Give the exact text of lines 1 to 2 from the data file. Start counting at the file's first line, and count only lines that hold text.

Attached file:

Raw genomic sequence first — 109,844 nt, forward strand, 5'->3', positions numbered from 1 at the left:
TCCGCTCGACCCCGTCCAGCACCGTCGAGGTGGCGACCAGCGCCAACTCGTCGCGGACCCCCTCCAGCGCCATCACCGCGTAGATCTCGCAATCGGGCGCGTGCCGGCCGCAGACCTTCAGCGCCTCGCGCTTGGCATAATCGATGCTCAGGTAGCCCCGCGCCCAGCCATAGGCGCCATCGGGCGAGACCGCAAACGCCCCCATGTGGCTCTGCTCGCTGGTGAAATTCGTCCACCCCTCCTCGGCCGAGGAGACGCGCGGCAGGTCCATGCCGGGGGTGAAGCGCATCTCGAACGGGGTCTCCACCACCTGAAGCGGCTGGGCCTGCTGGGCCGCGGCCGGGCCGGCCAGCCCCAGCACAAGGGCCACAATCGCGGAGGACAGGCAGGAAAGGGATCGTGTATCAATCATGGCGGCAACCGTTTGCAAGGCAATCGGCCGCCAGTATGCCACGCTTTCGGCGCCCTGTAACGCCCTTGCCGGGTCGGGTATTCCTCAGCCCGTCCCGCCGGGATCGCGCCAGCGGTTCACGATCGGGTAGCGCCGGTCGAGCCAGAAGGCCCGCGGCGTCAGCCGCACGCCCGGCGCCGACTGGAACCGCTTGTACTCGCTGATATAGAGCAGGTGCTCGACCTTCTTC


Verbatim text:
Raw genomic sequence first — 109,844 nt, forward strand, 5'->3', positions numbered from 1 at the left:
TCCGCTCGACCCCGTCCAGCACCGTCGAGGTGGCGACCAGCGCCAACTCGTCGCGGACCCCCTCCAGCGCCATCACCGCGTAGATCTCGCAATCGGGCGCGTGCCGGCCGCAGACCTTCAGCGCCTCGCGCTTGGCATAATCGATGCTCAGGTAGCCCCGCGCCCAGCCATAGGCGCCATCGGGCGAGACCGCAAACGCCCCCATGTGGCTCTGCTCGCTGGTGAAATTCGTCCACCCCTCCTCGGCCGAGGAGACGCGCGGCAGGTCCATGCCGGGGGTGAAGCGCATCTCGAACGGGGTCTCCACCACCTGAAGCGGCTGGGCCTGCTGGGCCGCGGCCGGGCCGGCCAGCCCCAGCACAAGGGCCACAATCGCGGAGGACAGGCAGGAAAGGGATCGTGTATCAATCATGGCGGCAACCGTTTGCAAGGCAATCGGCCGCCAGTATGCCACGCTTTCGGCGCCCTGTAACGCCCTTGCCGGGTCGGGTATTCCTCAGCCCGTCCCGCCGGGATCGCGCCAGCGGTTCACGATCGGGTAGCGCCGGTCGAGCCAGAAGGCCCGCGGCGTCAGCCGCACGCCCGGCGCCGACTGGAACCGCTTGTACTCGCTGATATAGAGCAGGTGCTCGACCTTCTTC